Intersectionality: A Feminist Analysis

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The forefront of the feminist sociology theory, Intersectionality, challenges the interdependent systems of discrimination that are deeply woven in American history. This concept acknowledges that a colorblind movement propels the majority forward and leaves the minorities in the dust. Even though, this movement admits to the imbalance of opportunities between people of color and their white counterparts, Intersectional Feminism is an unified movement that gives all woman the platform they need dismantle oppressive institutions.

“Intersectionality was a lived reality before it became a term” (Crenshaw). The term, Intersectionality, was coined in 1989 by Kimberle Crenshaw, but years prior to being named, around the late 1960’s and early 1970’s, …show more content…

Was distinguishing another branch of Feminism needed? Isn't Feminism already for all women?” Feminism is a movement focused on equality between the sexes on political, social, and economic grounds, and its face was the face of an able bodied middle-class white woman. Intersectionality is focused on the interconnected nature of things like race, gender, and class as they apply, to a given group or individual, which create overlapping and interdependent systems of discrimination, or disadvantages. Intersectional Feminism was born out of “...Trying to conceptualize the way law responded to issues where both race and gender discrimination were involved” (Crenshaw). Yes, Intersectional Feminism shares the same concern about the sexual divide, but it refuses to let that overshadow the other pressing matters. Intersectional Feminism tackles issues regarding unbalanced opportunities between the gender identities, races, religions, classes, abilities, sexual orientations, and other …show more content…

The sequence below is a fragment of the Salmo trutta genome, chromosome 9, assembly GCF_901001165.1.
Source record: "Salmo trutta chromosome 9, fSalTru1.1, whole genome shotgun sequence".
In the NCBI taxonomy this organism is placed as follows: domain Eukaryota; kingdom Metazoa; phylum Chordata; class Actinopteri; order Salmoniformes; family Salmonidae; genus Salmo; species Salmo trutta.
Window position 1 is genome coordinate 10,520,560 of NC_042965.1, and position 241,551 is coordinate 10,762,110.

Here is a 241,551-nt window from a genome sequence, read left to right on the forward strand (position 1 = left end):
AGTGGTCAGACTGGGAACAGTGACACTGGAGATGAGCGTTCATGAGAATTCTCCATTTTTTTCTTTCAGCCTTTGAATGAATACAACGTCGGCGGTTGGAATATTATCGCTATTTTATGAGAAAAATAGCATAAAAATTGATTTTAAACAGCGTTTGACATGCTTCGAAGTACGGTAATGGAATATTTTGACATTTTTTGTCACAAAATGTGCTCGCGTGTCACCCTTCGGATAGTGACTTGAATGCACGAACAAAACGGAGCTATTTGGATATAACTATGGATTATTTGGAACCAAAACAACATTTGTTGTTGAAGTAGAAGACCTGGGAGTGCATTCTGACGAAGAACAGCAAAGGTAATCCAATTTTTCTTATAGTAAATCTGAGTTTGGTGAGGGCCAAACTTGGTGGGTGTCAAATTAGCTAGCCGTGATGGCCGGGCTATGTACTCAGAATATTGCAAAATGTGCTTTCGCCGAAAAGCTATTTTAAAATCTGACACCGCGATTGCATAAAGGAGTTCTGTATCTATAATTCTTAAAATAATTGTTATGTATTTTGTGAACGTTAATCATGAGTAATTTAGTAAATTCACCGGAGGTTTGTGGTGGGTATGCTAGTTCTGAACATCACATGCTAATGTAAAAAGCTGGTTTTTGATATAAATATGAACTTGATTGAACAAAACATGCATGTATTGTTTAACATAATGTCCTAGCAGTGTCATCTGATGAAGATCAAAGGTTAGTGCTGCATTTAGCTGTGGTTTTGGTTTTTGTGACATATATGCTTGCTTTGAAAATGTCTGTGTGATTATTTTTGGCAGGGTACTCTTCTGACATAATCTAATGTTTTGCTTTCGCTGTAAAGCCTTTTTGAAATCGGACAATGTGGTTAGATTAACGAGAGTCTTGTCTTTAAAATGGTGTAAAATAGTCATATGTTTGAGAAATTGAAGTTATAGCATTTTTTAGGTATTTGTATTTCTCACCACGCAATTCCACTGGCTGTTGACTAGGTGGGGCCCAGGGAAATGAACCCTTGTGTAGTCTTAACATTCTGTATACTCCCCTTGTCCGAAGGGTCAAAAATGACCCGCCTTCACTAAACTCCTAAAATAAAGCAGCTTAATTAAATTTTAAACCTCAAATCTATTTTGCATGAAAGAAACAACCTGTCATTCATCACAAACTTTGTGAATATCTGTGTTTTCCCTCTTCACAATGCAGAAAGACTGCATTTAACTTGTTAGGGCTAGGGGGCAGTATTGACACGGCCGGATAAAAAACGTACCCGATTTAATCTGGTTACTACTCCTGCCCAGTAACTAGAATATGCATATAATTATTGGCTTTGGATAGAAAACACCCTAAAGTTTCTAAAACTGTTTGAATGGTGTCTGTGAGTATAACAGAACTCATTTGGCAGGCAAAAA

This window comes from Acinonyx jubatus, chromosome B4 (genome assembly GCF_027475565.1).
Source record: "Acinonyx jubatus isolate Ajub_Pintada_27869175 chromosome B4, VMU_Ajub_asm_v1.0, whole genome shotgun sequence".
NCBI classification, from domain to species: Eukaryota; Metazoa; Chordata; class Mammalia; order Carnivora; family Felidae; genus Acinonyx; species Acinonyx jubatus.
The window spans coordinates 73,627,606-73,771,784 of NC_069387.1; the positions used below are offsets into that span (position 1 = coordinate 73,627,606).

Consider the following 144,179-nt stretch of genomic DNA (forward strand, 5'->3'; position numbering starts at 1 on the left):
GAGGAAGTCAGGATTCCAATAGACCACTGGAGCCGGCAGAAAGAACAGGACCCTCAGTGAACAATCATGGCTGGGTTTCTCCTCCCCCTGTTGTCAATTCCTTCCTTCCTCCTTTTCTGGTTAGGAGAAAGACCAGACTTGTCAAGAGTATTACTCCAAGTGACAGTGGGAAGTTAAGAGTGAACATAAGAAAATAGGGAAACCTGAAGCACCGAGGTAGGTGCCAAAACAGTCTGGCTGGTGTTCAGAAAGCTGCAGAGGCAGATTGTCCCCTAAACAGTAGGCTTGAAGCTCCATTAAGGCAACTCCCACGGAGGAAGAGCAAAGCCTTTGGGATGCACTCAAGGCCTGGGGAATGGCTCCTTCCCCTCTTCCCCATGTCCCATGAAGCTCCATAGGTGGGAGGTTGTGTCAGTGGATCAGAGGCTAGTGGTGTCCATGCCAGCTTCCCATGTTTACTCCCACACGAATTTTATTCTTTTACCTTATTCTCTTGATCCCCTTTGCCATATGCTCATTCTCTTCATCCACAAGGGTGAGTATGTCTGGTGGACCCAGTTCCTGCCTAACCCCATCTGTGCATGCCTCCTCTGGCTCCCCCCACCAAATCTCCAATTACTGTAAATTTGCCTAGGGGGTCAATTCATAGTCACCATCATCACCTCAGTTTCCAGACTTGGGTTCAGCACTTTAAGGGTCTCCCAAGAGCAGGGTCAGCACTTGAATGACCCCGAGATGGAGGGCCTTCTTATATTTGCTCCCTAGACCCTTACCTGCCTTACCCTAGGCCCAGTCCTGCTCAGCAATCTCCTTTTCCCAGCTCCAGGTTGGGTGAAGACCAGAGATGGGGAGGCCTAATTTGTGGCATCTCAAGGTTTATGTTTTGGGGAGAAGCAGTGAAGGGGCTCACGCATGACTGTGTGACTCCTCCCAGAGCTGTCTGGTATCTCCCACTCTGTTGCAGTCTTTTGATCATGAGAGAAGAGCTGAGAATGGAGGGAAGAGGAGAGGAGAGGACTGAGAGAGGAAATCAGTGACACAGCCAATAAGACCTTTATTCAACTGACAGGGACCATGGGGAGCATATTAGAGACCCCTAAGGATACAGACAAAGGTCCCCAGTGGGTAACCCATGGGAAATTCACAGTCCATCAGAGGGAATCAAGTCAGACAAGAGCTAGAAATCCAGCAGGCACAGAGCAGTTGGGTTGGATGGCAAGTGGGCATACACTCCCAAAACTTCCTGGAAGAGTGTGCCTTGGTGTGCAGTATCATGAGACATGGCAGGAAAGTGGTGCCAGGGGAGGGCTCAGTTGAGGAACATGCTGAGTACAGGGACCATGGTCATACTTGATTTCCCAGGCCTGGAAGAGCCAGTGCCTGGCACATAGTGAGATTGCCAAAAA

Unity in the embracement of heritage in no way equated with equality between the genders.

“Sex and the Chicana” and “Marriage- Chicana Style” were the two largest conferences during the May 1971 Mujeres Por La Raza Conference in Houston, Texas. “84% of the women there felt as though they were not encouraged to seek professional careers and education was not considered important for Chicanas, 84% thought that there was not equal pay for equal work, and 72% felt as though there was discrimination towards them in La Raza.” (Lambers).

The Chicana Feminist Movement distinguished themselves from the Anglo Feminist Movement and the Chicano Movement, who told Chicana’s that they needed to choose between being a woman and being Chicanx in the fight towards equality, by journalistically exploring and conferencing about the unique racial and sexual issues of the Chicana woman (Lambers).

Important figures in the movement include Mirta Vidal, Anna NietoGomez, Martha Cotera, and Gloria Anzaldua.

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